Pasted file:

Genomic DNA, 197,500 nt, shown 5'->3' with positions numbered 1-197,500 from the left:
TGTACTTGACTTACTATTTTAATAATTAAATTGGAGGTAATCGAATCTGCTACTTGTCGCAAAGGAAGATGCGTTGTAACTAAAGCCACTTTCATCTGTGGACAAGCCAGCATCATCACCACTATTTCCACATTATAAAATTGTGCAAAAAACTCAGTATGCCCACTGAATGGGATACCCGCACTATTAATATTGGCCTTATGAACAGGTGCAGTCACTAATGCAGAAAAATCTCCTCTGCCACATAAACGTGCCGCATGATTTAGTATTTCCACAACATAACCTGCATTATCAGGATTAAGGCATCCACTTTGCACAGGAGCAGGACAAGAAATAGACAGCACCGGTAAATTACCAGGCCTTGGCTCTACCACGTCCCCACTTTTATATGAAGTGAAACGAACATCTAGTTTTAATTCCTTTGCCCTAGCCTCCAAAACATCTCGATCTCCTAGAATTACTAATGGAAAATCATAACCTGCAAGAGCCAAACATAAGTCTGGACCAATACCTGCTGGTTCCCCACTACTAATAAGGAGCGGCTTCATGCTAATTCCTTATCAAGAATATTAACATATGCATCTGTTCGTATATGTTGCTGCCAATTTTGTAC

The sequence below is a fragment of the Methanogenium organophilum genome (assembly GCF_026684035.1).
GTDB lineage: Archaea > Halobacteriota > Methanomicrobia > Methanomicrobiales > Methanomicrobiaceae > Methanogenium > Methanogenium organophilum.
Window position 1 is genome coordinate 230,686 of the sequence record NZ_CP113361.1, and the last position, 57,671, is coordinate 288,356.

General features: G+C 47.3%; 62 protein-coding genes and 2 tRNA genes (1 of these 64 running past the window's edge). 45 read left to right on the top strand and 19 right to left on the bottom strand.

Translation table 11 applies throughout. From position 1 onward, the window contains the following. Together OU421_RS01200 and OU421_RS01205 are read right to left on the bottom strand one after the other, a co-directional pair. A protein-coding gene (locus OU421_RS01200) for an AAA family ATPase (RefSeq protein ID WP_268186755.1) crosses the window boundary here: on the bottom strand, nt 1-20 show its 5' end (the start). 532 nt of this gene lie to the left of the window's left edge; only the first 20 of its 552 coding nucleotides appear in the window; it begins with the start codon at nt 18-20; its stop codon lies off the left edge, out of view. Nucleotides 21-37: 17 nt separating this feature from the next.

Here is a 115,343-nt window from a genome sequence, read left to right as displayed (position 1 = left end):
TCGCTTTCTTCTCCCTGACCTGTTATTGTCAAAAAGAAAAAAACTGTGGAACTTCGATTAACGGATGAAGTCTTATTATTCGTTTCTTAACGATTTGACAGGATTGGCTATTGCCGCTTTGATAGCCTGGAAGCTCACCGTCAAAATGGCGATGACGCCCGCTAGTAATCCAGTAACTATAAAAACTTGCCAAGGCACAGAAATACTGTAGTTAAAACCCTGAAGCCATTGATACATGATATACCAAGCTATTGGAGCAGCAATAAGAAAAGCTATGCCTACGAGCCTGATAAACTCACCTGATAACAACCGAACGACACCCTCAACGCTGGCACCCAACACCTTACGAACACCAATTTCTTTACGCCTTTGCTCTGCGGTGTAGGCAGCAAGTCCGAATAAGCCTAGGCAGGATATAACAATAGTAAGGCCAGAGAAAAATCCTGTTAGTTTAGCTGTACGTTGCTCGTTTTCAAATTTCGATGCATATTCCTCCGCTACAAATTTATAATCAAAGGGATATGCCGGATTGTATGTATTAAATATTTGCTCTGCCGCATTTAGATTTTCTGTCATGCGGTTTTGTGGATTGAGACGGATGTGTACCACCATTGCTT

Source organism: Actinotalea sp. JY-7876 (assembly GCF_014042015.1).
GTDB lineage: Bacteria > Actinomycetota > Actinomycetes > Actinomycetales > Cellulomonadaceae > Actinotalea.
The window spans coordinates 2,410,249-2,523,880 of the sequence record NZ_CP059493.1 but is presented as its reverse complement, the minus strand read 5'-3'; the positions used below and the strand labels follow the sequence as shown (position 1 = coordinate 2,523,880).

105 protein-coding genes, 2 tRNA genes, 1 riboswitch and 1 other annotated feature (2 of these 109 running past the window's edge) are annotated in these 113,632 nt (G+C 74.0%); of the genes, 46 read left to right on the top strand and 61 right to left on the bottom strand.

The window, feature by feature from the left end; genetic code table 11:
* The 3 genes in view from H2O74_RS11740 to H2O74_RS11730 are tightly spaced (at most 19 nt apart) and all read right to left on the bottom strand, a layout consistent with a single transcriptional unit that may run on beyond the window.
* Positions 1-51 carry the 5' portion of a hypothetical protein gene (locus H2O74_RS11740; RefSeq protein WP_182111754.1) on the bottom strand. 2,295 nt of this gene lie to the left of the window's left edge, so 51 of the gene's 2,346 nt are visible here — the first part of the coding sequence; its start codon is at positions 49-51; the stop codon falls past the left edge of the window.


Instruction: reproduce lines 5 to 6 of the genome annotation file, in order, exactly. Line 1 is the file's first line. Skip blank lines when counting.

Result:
Window position 1 is genome coordinate 230,686 of the sequence record NZ_CP113361.1, and the last position, 57,671, is coordinate 288,356.

General features: G+C 47.3%; 62 protein-coding genes and 2 tRNA genes (1 of these 64 running past the window's edge). 45 read left to right on the top strand and 19 right to left on the bottom strand.